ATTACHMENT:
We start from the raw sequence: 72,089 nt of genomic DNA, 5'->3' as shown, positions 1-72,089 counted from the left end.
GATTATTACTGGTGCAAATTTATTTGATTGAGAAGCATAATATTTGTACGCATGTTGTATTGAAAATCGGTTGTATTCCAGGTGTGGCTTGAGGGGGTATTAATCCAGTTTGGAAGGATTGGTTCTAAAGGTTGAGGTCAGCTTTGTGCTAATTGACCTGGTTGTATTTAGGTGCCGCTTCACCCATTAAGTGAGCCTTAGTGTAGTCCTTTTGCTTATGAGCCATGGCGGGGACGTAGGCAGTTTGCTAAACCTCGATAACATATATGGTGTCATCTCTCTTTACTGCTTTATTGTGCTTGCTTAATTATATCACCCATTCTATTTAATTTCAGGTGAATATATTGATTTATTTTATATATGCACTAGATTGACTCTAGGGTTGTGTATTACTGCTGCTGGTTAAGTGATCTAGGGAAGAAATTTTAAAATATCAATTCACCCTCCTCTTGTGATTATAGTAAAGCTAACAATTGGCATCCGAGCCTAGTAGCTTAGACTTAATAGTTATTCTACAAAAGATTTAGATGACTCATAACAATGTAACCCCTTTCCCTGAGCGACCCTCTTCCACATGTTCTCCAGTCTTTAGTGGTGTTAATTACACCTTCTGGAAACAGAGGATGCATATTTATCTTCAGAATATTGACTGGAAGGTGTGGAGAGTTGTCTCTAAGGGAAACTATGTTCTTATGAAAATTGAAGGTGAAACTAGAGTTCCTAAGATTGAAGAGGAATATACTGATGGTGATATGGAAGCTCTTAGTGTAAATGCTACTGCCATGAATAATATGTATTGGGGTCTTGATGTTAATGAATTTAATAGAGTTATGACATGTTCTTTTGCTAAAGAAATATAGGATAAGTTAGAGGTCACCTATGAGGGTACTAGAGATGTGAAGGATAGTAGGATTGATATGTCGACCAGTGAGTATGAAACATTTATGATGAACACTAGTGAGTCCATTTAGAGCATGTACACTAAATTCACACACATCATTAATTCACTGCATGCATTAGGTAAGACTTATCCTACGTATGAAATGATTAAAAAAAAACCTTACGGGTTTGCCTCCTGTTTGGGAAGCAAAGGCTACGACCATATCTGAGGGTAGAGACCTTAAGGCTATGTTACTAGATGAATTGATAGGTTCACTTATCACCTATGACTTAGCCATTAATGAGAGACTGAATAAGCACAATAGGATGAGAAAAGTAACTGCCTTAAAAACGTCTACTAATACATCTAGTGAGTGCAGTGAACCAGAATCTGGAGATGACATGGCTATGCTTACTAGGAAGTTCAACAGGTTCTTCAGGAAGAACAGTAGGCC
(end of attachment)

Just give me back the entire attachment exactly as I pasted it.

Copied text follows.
We start from the raw sequence: 72,089 nt of genomic DNA, 5'->3' as shown, positions 1-72,089 counted from the left end.
GATTATTACTGGTGCAAATTTATTTGATTGAGAAGCATAATATTTGTACGCATGTTGTATTGAAAATCGGTTGTATTCCAGGTGTGGCTTGAGGGGGTATTAATCCAGTTTGGAAGGATTGGTTCTAAAGGTTGAGGTCAGCTTTGTGCTAATTGACCTGGTTGTATTTAGGTGCCGCTTCACCCATTAAGTGAGCCTTAGTGTAGTCCTTTTGCTTATGAGCCATGGCGGGGACGTAGGCAGTTTGCTAAACCTCGATAACATATATGGTGTCATCTCTCTTTACTGCTTTATTGTGCTTGCTTAATTATATCACCCATTCTATTTAATTTCAGGTGAATATATTGATTTATTTTATATATGCACTAGATTGACTCTAGGGTTGTGTATTACTGCTGCTGGTTAAGTGATCTAGGGAAGAAATTTTAAAATATCAATTCACCCTCCTCTTGTGATTATAGTAAAGCTAACAATTGGCATCCGAGCCTAGTAGCTTAGACTTAATAGTTATTCTACAAAAGATTTAGATGACTCATAACAATGTAACCCCTTTCCCTGAGCGACCCTCTTCCACATGTTCTCCAGTCTTTAGTGGTGTTAATTACACCTTCTGGAAACAGAGGATGCATATTTATCTTCAGAATATTGACTGGAAGGTGTGGAGAGTTGTCTCTAAGGGAAACTATGTTCTTATGAAAATTGAAGGTGAAACTAGAGTTCCTAAGATTGAAGAGGAATATACTGATGGTGATATGGAAGCTCTTAGTGTAAATGCTACTGCCATGAATAATATGTATTGGGGTCTTGATGTTAATGAATTTAATAGAGTTATGACATGTTCTTTTGCTAAAGAAATATAGGATAAGTTAGAGGTCACCTATGAGGGTACTAGAGATGTGAAGGATAGTAGGATTGATATGTCGACCAGTGAGTATGAAACATTTATGATGAACACTAGTGAGTCCATTTAGAGCATGTACACTAAATTCACACACATCATTAATTCACTGCATGCATTAGGTAAGACTTATCCTACGTATGAAATGATTAAAAAAAAACCTTACGGGTTTGCCTCCTGTTTGGGAAGCAAAGGCTACGACCATATCTGAGGGTAGAGACCTTAAGGCTATGTTACTAGATGAATTGATAGGTTCACTTATCACCTATGACTTAGCCATTAATGAGAGACTGAATAAGCACAATAGGATGAGAAAAGTAACTGCCTTAAAAACGTCTACTAATACATCTAGTGAGTGCAGTGAACCAGAATCTGGAGATGACATGGCTATGCTTACTAGGAAGTTCAACAGGTTCTTCAGGAAGAACAGTAGGCC